UK Preparing Sanctions Against Belarusian Human Rights Violators

September 24, 2020 Updated: September 25, 2020

The United Kingdom will use “all the tools” at its disposal, including targeted sanctions, to hold Belarus President Alexander Lukashenko and his regime to account, Foreign Secretary Dominic Raab said.

Lukashenko, the authoritarian leader of Belarus, on Wednesday held an unannounced inauguration ceremony to mark the start of his new term, which domestic opponents and some Western countries consider illegitimate.

Raab on Thursday told Parliament what the British government would do in response to “rigged” Belarusian presidential elections, during which “witnesses reported extensive fraud and falsification of results,” and there was a “campaign of violence, intimidation, and harassment against peaceful protesters.”

The UK doesn’t accept the results of the election and condemns the “thuggery” deployed against the Belarusian people, Raab said.

Aleksandr Lukashenko inauguration
Alexander Lukashenko takes the oath of office as Belarusian president during a swearing-in ceremony in Minsk, Belarus, on Sept. 23, 2020. (Andrei Stasevich/BelTA/Handout via Reuters)
Belarus Police protestor
Riot police detain a protester during an opposition rally to protest the presidential inauguration in Minsk, Belarus, on Sept. 23, 2020. (TUT.by via AP Photo)

Raab told Parliament that he had directed his office to prepare “Magnitsky sanctions” for “those responsible for the serious human rights violations,” and that the UK government is working with the United States and Canada on a sanctions list “as a matter of urgency.”

“We will apply all the tools at our disposal to hold Lukashenko and his regime to account,” Raab said.

“We call on him to engage in serious and credible dialogue with the opposition, via mediation if necessary, in order to facilitate a peaceful outcome to the current crisis. And one which reflects, and respects, the will of the Belarusian people,” he told Parliament.

“If the authorities in Belarus fail to respond, based on the outcome of the OSCE [The Organization for Security and Cooperation in Europe] investigation, which we have triggered, we will consider further actions with our international partners.”

On Sept. 17, states participating in the OSCE, including the UK, triggered a so-called “Moscow Mechanism,” to establish an independent expert mission to investigate the alleged election fraud and serious human rights abuses and violations.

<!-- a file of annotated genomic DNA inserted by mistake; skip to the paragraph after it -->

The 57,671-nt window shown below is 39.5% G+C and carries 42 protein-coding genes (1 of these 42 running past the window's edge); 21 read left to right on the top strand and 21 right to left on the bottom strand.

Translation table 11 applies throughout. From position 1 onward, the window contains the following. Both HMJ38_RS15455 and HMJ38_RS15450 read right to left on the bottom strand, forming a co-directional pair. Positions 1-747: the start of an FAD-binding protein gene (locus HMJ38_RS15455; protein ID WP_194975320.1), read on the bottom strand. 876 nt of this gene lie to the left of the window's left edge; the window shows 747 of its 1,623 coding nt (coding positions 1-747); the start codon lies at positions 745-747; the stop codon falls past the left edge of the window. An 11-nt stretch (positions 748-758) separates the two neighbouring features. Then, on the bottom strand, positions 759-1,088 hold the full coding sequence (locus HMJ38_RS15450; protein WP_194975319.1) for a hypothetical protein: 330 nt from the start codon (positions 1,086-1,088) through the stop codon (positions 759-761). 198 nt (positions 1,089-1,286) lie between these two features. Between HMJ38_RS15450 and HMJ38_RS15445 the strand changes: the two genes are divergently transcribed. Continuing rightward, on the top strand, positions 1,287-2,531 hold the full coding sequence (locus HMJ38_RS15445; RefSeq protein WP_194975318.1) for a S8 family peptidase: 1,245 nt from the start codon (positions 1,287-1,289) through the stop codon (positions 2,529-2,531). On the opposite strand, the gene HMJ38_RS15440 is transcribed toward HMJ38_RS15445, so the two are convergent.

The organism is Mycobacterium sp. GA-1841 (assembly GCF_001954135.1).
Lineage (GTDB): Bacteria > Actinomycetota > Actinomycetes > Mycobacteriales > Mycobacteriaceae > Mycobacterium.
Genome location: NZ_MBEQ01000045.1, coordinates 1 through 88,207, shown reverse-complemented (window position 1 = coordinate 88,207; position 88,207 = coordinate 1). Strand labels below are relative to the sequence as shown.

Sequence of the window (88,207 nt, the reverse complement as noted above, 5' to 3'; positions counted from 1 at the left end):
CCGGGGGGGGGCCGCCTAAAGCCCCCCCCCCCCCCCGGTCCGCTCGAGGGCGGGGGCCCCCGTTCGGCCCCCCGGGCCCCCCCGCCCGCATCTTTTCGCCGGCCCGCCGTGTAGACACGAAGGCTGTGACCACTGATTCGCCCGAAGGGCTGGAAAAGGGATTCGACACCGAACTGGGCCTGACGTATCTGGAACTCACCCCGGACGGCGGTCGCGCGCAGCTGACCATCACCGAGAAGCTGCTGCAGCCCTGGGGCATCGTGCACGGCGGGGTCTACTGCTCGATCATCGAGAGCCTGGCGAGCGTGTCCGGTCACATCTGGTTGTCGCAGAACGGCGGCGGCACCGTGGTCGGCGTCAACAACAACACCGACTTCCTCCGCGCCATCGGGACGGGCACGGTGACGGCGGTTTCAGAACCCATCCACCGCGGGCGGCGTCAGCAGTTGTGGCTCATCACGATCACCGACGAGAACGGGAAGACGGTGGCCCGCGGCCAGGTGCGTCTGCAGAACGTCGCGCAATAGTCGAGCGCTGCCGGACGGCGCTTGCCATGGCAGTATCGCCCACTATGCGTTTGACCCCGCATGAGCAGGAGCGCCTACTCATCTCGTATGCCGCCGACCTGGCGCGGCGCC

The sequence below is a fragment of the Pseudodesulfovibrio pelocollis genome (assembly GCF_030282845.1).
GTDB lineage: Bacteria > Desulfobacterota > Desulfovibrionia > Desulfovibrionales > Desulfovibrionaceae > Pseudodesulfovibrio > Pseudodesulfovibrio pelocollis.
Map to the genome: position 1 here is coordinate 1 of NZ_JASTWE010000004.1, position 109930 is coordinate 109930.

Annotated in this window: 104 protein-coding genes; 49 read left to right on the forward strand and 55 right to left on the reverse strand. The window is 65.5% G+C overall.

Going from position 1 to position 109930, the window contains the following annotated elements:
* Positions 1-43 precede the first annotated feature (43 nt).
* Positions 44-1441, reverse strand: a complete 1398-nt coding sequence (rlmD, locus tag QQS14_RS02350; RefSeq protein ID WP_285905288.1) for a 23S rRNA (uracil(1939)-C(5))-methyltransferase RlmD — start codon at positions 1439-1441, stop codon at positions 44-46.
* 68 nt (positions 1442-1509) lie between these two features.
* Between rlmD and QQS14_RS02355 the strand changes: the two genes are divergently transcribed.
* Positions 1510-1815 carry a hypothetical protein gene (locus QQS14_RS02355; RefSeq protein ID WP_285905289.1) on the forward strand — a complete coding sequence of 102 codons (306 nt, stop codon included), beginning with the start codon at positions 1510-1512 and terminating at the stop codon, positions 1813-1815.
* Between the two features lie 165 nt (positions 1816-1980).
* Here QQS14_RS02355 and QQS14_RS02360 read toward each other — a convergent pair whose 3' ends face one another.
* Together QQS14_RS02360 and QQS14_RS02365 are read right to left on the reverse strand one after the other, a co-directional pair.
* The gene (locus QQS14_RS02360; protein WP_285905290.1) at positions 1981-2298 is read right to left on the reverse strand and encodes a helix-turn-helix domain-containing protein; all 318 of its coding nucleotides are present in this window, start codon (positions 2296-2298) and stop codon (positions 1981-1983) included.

EU Sanctions Delayed

The UK was going to join the EU in targeted sanctions against Belarusian human rights violators. However, the EU’s sanctions plan was blocked by Cyprus in a bid to make the EU place similar sanctions on Turkey for its disputed energy exploration in the eastern Mediterranean Sea. EU leaders will try to break the deadlock when they meet in Brussels on Oct. 1.

Currently, the EU’s Common Foreign and Security Policy requires unanimity among all member states. This rule has often held the EU back and “delayed, watered down, or held hostage … even simple statements on EU values,” European Commission President Ursula von der Leyen said on Sept. 16 in her first “State of the Union” speech.

Using the Chinese communist regime as an example, von der Leyen said the EU “must always call out human rights abuses whenever and wherever they occur—be it in Hong Kong or with the Uyghurs.”

European Commission President Ursula von der Leyen
European Commission President Ursula von der Leyen gives her first State of the Union speech during a plenary session of the European Parliament in Brussels on Sept. 16, 2020. (Olivier Hoslet/pool via Reuters)

She called for a change to the decision-making process.

“When member states say Europe is too slow, I say to them, be courageous and finally move to qualified majority voting—at least on human rights and sanctions implementation.”

Under the proposed “qualified majority” rule, EU foreign policy proposals can be passed if 55 percent of member states vote in favor and it is supported by member states representing at least 65 percent of the total EU population.

This would prevent a small number of member states from blocking EU foreign policy.

Financial Support

Raab said the UK government has been working with its partners in Belarus to “support and strengthen civil society and the brave media outlets struggling to shine a light on the repression that we are seeing inflicted by the Belarusian authorities on its people.”

Epoch Times Photo
Riot police detain a protester during an opposition rally to protest the presidential inauguration in Minsk, Belarus, on Sept. 23, 2020. (TUT.by/AP Photo)

He has doubled the UK’s financial support to human rights groups, independent media organizations, and community groups in Belarus.

There will be an extra 1.5 million pounds ($1.9 million) over the next 2 years, Raab said, 800,000 pounds ($1 million) of which will go to journalists in Belarus to help with their training, provide support to those detained by the authorities, and help replace equipment that’s been destroyed or confiscated.

Alexander Zhang and The Associated Press contributed to this report.